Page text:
We're watching "So You Think You Can Dance" right now, and as with every reality show that features talent –or lack thereof– I am always amazed at the people who so blindly and unselfconsciously are eager to showcase their delusions on national television. Some people don't enjoy the auditions in both "American Idol" and this show, deeming them cruel and inappropriate.
It's true: the judges can be petty and cruel in some of their observations, and innocent people sometimes seem to be chastised and humiliated seemingly only for showing up. I imagine maybe some people have never had a charitable family member or close friend tell them with all sincerity, "You suck, horribly." And so, when the process of auditions happens and harsh, never-heard before words are uttered with a side or snark or sarcasm (possibly triggered by having spent the past five to eight hours listening to mediocre talent) and in front of a camera crew and famous and formerly-famous people, it must be incredibly ego-crushing and horrible.
This is part of the reason why I'm sure we don't see all of the reels featuring such auditions –some of which they do show briefly and which are not very exciting–, and why it is actually okay to point and laugh at most of the ones they do show.
"But wait," you may be saying to yourself, "we DO see these auditions! We are privy to such inexcusable cruelty!"
This is when I reach through the Intertubes and pat you lightly on the crown of your pretty little head for being naïve.
I do not claim to be one of those super cool people who have insider information on how these kinds of reality shows are cast or staged. But I believe that I have an okay grasp on human nature, and I also understand something simple: footage of you on TV cannot be used unless you consent to its use.
This means that all those crazy people they arrest on COPS signed a little form after their arrest –and presumed release– that said,
"Sign here if you are fine with 20 million viewers seeing you drunk/stoned/totally effed up/in a furious, blind rage. You will receive no other compensation other than the ephemeral and possibly embarrassing recognition and/or identification of your peers and future employers."
Next time you watch COPS (assuming that you allow yourself to watch such crap, as I do), pay attention: once in a while, you will see a person whose face is pixelated. It usually isn't the person being arrested, but the next-door neighbor or a random passer-by who wants nothing to do with the arrest or the domestic disturbance.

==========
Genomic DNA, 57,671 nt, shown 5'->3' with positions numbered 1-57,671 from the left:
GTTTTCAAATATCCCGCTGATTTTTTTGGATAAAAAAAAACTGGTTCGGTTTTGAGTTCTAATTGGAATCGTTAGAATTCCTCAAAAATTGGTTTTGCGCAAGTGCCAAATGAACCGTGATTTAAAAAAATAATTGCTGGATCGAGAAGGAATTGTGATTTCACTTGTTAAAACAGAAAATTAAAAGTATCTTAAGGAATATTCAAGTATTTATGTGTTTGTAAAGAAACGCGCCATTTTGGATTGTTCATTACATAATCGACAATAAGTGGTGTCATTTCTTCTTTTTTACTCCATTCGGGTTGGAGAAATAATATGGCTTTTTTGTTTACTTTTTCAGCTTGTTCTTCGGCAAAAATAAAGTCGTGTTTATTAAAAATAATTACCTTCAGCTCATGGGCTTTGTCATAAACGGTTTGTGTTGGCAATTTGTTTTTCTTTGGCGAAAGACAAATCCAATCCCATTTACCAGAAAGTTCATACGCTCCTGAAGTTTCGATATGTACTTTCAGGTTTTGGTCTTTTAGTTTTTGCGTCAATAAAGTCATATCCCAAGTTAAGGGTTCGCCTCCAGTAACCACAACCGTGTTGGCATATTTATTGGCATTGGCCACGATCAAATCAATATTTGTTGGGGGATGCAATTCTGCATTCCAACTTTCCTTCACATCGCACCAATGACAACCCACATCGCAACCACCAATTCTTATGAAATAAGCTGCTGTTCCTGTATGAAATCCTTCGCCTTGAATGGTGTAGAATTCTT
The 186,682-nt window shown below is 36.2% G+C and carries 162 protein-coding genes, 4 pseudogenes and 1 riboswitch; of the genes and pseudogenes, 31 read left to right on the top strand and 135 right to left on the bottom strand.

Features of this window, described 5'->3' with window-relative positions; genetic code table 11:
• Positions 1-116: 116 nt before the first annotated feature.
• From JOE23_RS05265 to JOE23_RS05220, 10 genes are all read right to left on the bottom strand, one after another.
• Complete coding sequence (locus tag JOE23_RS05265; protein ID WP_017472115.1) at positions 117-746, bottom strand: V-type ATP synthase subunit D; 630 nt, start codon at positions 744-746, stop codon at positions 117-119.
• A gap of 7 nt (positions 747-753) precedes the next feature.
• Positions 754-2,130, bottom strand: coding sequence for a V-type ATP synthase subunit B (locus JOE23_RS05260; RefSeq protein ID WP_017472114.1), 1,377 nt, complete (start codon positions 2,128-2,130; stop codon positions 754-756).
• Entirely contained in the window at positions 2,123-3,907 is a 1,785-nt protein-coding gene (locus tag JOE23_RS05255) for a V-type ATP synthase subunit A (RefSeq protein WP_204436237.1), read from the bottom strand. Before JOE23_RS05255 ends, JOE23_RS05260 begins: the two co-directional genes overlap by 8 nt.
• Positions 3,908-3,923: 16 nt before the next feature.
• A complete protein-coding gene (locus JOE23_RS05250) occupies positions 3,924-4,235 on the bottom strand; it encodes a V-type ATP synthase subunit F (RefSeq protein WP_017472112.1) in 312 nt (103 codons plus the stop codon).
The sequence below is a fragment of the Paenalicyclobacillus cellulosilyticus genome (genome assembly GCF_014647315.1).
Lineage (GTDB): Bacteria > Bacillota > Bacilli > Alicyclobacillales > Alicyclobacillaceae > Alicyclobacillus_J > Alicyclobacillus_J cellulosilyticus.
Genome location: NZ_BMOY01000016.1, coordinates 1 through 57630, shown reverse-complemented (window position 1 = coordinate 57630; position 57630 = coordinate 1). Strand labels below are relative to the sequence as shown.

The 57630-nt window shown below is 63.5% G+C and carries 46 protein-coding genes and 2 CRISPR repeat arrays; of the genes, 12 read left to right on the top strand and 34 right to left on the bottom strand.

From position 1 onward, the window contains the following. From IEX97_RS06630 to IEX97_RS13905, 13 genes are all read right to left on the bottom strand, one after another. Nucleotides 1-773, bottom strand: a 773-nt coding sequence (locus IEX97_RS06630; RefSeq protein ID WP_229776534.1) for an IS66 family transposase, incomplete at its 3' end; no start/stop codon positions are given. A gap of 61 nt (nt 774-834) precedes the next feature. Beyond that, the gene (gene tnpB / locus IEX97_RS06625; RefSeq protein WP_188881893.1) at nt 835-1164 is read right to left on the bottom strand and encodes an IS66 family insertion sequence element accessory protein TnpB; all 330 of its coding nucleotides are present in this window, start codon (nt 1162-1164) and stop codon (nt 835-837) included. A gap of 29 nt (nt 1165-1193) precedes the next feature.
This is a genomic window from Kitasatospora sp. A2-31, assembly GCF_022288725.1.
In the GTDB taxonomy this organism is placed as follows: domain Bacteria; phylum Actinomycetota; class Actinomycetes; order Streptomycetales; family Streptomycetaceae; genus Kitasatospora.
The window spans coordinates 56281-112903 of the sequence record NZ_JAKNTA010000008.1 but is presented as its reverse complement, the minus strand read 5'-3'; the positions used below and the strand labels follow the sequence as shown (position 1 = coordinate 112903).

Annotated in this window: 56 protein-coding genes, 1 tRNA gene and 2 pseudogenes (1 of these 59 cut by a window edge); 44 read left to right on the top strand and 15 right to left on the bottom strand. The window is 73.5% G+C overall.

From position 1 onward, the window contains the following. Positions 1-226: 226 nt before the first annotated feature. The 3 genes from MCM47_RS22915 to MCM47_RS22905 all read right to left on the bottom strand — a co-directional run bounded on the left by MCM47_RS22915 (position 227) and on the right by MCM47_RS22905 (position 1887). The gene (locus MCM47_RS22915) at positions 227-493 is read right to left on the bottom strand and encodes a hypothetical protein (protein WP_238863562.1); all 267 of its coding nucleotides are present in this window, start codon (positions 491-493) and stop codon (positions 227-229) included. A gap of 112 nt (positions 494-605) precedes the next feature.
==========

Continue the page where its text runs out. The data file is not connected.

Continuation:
That's because no normal person –other than the cops themselves– would ever want to admit ever being featured on COPS.
So from COPS –the original reality show, albeit sans auditions– we move to these talent shows, but with an expanded perspective. We know all the contestants had to sign a release form à la COPS so their footage could be used. And we know that there is far more no-talent out there than there is talent –because otherwise it would not be an eagerly-watched show, if everyone and anyone could sing or dance like these select few can.
So you know there are some people out there who are praying that FOX never uses their audition tape.
But then there are these crazy people auditioning and showing up –some of them season after season and city after city– who do not have talent and do not give up. They want that audition tape to be shown. They make sure it will be so.
They dress up in ridiculous getups sometimes. Or they shake and convulse frantically, and wail like wounded wolves. They flaunt their bodies and their awesomeness and believe in their own act fervorously. They taunt and, on occasion, verbally abuse the judges; and sometimes exit the premises absolutely offended that their "talent" isn't recognized as such. And then re-enter. And then exit again.
Not satisfied with having the audition footage to "brag", they also agree to an interview with the show's host ("Why do you think the judges are wrong?" "Do you feel you've improved since your last audition?").
Sometimes they also agree to have family members speak on their behalf ("Did she show promise at an early age?" "Do you think your son has what it takes?").
These people are comfortable becoming a temporary household name –a budget tabloid celebrity, only working for the recognition and the laughs and the disbelieving looks they mistake for a celebration of talent; and on occasion for the novelty record hit as in the case of William Hung (in some ways a reluctant such participant who just happened to have a great combination of being a good sport, having a sense of humor, and rolling with those particular punches). They are no better than the slutty girls looking to bed Bret Michaels or Flavor Flav –as if that had ever been a coveted prize in the first place; or the slutty people looking to bed each other in front of the cameras in every show from Blind Date to Big Brother. They are there looking for the fabled fifteen minutes of fame, and they are there –barring embarrassing mental illness– to entertain us.
It's not abuse if the presumed victim is really the perpetrator, I say.
And so, I allow them to entertain me.
(And secretly, I pity them.)
Pee Ess: YAY FOR DAVID COOK!!! Let's just hope his career goes more along the lines of Carrie Underwood and not so much along those of um…. yeah. Good luck, David.